Uruguay was the first nation in the world to legalize cannabis for adult use. One year after the market’s launch, however, the country still struggles to meet demand, according to The Associated Press.
Diego Olivera, head of Uruguay’s National Drugs Council, said it’s been almost a year since the legal market launched and it has involved a steep learning curve.
“The demand is greater than our productive capacity. We have to address that challenge.” — Diego Olivera, head of Uruguay’s National Drugs Council, to The Associated Press.
In Uruguay, legal cannabis consumers must register with the government, which allows them to purchase up to 40 grams of cannabis per month from participating pharmacies. Individuals who wish to grow their own cannabis can do so but must sign up on a government registry, and those who do so are limited to harvesting about a pound of product per year; there are 8,750 registered individual growers in the country. Similarly, grower and user clubs are allowed — but they also need the government’s approval.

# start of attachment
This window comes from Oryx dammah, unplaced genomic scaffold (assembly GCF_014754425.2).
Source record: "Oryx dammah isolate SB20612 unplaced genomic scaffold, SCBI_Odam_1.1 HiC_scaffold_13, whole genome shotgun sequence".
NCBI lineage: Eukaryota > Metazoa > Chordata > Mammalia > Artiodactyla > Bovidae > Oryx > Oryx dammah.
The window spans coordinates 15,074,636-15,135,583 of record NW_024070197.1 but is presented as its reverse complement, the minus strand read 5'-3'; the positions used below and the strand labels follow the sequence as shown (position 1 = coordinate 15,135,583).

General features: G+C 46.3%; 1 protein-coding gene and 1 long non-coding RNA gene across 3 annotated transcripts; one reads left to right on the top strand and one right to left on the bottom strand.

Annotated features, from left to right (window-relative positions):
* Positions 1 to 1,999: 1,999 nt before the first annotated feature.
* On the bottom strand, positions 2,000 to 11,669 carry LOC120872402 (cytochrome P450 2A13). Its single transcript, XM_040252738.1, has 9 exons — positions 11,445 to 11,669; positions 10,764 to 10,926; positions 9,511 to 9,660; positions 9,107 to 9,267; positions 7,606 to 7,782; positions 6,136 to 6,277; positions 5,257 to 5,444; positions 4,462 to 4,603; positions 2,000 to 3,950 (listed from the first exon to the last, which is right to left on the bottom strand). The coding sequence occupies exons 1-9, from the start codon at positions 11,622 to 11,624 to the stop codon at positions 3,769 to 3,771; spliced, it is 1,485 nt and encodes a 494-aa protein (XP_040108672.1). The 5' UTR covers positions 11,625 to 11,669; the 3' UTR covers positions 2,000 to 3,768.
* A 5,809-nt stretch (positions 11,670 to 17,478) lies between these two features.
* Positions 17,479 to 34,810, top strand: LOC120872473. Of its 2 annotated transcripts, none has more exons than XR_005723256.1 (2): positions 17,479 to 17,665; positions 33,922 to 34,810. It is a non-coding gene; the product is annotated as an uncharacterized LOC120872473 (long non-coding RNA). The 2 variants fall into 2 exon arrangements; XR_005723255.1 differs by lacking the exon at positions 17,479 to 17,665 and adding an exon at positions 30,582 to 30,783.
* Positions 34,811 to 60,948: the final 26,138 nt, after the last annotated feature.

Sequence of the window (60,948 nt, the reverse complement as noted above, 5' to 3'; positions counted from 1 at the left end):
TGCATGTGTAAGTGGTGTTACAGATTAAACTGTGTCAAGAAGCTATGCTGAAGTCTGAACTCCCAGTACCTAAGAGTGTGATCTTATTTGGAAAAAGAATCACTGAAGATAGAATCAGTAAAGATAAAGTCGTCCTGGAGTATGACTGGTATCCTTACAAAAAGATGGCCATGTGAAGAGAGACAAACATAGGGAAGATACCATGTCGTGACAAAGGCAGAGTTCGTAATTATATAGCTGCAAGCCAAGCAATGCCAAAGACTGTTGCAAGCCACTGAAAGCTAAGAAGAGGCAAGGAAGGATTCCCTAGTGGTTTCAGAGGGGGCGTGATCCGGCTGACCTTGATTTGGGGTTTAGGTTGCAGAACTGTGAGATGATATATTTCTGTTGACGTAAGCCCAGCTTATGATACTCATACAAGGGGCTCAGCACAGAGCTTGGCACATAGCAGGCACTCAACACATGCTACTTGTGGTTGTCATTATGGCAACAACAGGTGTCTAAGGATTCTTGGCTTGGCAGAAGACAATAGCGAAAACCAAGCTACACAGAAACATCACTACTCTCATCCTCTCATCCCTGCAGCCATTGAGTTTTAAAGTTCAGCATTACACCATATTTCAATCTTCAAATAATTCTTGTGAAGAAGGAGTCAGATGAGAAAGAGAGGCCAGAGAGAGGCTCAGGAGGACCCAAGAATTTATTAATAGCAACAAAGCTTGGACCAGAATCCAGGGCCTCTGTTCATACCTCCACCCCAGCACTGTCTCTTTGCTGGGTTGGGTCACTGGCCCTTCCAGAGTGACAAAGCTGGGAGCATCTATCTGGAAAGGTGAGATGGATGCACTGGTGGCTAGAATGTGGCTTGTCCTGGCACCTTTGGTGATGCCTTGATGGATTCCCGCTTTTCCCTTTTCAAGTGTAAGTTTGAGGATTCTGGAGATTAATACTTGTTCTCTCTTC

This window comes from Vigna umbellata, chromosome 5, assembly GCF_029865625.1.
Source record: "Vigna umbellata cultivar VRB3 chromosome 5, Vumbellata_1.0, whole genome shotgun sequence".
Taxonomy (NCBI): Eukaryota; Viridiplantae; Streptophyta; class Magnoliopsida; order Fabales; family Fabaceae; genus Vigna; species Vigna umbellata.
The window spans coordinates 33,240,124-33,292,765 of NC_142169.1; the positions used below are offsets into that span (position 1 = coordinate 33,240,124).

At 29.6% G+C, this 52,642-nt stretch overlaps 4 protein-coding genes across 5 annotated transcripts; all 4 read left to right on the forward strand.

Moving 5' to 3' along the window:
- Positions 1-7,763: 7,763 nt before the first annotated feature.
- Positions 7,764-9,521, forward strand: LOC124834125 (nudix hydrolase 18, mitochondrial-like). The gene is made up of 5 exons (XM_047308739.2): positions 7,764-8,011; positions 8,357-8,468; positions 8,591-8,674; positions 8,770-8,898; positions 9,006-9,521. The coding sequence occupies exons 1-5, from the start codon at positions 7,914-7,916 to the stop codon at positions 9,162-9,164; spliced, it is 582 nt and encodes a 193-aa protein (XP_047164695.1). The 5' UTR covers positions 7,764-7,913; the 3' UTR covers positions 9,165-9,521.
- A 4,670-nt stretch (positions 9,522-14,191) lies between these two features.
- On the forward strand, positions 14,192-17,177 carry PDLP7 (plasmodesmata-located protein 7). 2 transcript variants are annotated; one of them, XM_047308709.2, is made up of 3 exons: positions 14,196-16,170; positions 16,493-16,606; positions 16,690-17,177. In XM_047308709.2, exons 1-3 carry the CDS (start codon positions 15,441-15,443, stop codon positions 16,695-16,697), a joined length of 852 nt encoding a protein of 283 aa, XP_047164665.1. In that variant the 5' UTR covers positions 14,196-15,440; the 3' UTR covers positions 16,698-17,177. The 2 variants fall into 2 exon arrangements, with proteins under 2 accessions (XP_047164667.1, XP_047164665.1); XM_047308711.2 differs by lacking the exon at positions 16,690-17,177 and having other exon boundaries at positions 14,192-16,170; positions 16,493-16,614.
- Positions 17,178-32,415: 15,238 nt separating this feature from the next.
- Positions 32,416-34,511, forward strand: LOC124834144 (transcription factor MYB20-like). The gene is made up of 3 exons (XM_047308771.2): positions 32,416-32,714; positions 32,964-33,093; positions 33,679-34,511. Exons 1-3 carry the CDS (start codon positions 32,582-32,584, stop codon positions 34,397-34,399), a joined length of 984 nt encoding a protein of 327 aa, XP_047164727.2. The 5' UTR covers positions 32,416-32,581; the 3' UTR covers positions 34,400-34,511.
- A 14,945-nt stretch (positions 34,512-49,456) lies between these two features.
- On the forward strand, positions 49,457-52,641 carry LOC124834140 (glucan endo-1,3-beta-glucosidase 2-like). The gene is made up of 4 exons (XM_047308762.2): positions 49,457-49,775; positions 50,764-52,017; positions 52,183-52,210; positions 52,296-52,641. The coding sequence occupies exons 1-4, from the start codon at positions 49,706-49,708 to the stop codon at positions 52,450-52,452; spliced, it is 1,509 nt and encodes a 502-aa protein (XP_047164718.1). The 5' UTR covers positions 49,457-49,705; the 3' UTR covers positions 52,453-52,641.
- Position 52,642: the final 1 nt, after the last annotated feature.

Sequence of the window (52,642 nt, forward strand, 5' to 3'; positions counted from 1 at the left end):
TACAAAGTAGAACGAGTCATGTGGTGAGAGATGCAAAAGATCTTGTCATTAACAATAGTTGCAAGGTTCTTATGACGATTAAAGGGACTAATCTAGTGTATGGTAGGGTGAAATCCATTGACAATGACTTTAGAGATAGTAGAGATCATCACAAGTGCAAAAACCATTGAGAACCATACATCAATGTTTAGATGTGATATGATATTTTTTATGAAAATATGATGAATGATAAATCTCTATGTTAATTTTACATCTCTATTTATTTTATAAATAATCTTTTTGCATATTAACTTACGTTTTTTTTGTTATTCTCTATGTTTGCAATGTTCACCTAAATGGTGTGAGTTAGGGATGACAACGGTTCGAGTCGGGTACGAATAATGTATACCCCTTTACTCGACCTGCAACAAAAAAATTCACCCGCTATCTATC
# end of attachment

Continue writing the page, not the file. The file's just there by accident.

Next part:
Most Uruguayan provinces do not contain a pharmacy distributing cannabis products, meaning many citizens who want to buy legal cannabis must travel to find it. Only 14 of the country’s some 1,200 pharmacies actually stock cannabis products; most pharmacies say it’s not worth the small profit margins and increased risk of robbery.
As shortages persist, customers are beginning to turn back to the unregulated marketplace — customers like Montevideo resident Laura Andrade.
“I work, I can’t come here every day. Today, I’ll have to buy from an illegal dealer. I have no choice. This system is crap. It’s useless!” — Laura Andrade, to the Associated Press
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